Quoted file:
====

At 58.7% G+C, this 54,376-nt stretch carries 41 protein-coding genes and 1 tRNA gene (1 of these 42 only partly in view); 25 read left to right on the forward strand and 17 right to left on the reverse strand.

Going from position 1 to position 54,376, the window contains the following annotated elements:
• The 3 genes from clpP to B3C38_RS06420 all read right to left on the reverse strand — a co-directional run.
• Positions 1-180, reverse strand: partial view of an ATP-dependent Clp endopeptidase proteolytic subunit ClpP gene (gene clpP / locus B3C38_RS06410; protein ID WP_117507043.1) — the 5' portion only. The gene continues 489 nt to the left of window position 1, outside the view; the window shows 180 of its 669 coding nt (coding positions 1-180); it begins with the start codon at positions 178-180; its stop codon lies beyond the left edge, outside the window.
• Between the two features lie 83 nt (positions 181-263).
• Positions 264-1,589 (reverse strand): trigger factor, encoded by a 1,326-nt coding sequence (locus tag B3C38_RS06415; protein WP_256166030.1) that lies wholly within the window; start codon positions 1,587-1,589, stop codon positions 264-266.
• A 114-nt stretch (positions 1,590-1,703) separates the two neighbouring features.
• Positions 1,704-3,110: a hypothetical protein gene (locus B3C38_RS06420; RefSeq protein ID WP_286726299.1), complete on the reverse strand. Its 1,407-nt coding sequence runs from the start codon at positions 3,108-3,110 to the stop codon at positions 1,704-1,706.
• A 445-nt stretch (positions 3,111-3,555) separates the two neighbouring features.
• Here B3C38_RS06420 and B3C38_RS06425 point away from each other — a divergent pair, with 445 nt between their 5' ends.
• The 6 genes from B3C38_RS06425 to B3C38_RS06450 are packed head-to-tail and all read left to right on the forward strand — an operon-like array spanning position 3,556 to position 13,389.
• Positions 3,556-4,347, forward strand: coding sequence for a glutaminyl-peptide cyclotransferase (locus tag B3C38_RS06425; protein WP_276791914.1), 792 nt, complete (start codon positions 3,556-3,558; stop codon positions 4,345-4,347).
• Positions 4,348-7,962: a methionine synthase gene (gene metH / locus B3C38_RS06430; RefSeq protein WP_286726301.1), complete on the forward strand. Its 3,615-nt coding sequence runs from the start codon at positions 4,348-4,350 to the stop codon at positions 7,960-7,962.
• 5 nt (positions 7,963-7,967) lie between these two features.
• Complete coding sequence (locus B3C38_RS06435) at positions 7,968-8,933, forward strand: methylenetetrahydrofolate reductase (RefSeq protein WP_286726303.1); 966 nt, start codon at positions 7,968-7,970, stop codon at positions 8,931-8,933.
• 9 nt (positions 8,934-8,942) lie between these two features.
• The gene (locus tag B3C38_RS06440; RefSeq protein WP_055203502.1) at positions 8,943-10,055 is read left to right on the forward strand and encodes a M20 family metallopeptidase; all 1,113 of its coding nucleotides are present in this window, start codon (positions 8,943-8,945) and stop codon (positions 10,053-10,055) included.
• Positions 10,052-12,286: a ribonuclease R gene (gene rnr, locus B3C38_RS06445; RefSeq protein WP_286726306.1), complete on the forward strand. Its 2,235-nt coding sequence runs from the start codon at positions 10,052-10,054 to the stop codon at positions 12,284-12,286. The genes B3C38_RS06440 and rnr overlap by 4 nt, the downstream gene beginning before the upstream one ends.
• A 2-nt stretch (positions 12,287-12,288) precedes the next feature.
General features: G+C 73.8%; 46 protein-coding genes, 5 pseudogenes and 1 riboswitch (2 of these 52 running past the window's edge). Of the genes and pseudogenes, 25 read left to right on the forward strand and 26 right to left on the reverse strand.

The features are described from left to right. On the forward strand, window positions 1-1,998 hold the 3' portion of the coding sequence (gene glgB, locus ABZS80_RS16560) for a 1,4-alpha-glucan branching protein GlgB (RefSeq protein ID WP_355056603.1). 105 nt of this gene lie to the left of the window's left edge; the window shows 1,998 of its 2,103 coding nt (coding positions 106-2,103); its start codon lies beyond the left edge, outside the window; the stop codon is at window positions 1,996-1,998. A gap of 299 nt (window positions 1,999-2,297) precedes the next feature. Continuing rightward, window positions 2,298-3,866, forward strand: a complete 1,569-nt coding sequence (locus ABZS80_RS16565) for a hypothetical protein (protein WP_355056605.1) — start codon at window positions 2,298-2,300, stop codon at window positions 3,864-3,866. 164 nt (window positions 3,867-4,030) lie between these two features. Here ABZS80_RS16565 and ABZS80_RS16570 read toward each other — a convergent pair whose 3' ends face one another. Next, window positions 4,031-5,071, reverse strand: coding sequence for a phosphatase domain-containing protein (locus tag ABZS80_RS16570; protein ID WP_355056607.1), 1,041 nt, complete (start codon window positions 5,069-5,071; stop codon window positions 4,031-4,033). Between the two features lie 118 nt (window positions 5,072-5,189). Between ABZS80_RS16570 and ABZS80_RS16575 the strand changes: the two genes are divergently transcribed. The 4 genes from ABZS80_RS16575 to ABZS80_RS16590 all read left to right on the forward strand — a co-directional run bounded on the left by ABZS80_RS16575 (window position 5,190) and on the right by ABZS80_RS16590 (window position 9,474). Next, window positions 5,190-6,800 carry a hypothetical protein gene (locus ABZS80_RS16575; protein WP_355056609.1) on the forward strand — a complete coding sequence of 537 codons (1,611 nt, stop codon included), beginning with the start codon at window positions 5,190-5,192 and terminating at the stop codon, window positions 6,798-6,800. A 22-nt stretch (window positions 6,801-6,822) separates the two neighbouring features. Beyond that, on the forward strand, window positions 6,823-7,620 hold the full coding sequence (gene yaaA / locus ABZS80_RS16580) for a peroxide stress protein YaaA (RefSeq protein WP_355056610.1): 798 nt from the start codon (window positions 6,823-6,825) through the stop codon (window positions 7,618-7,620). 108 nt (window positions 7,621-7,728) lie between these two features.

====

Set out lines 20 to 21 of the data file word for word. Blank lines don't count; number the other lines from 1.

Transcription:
General features: G+C 73.8%; 46 protein-coding genes, 5 pseudogenes and 1 riboswitch (2 of these 52 running past the window's edge). Of the genes and pseudogenes, 25 read left to right on the forward strand and 26 right to left on the reverse strand.

The features are described from left to right. On the forward strand, window positions 1-1,998 hold the 3' portion of the coding sequence (gene glgB, locus ABZS80_RS16560) for a 1,4-alpha-glucan branching protein GlgB (RefSeq protein ID WP_355056603.1). 105 nt of this gene lie to the left of the window's left edge; the window shows 1,998 of its 2,103 coding nt (coding positions 106-2,103); its start codon lies beyond the left edge, outside the window; the stop codon is at window positions 1,996-1,998. A gap of 299 nt (window positions 1,999-2,297) precedes the next feature. Continuing rightward, window positions 2,298-3,866, forward strand: a complete 1,569-nt coding sequence (locus ABZS80_RS16565) for a hypothetical protein (protein WP_355056605.1) — start codon at window positions 2,298-2,300, stop codon at window positions 3,864-3,866. 164 nt (window positions 3,867-4,030) lie between these two features. Here ABZS80_RS16565 and ABZS80_RS16570 read toward each other — a convergent pair whose 3' ends face one another. Next, window positions 4,031-5,071, reverse strand: coding sequence for a phosphatase domain-containing protein (locus tag ABZS80_RS16570; protein ID WP_355056607.1), 1,041 nt, complete (start codon window positions 5,069-5,071; stop codon window positions 4,031-4,033). Between the two features lie 118 nt (window positions 5,072-5,189). Between ABZS80_RS16570 and ABZS80_RS16575 the strand changes: the two genes are divergently transcribed. The 4 genes from ABZS80_RS16575 to ABZS80_RS16590 all read left to right on the forward strand — a co-directional run bounded on the left by ABZS80_RS16575 (window position 5,190) and on the right by ABZS80_RS16590 (window position 9,474). Next, window positions 5,190-6,800 carry a hypothetical protein gene (locus ABZS80_RS16575; protein WP_355056609.1) on the forward strand — a complete coding sequence of 537 codons (1,611 nt, stop codon included), beginning with the start codon at window positions 5,190-5,192 and terminating at the stop codon, window positions 6,798-6,800. A 22-nt stretch (window positions 6,801-6,822) separates the two neighbouring features. Beyond that, on the forward strand, window positions 6,823-7,620 hold the full coding sequence (gene yaaA / locus ABZS80_RS16580) for a peroxide stress protein YaaA (RefSeq protein WP_355056610.1): 798 nt from the start codon (window positions 6,823-6,825) through the stop codon (window positions 7,618-7,620). 108 nt (window positions 7,621-7,728) lie between these two features.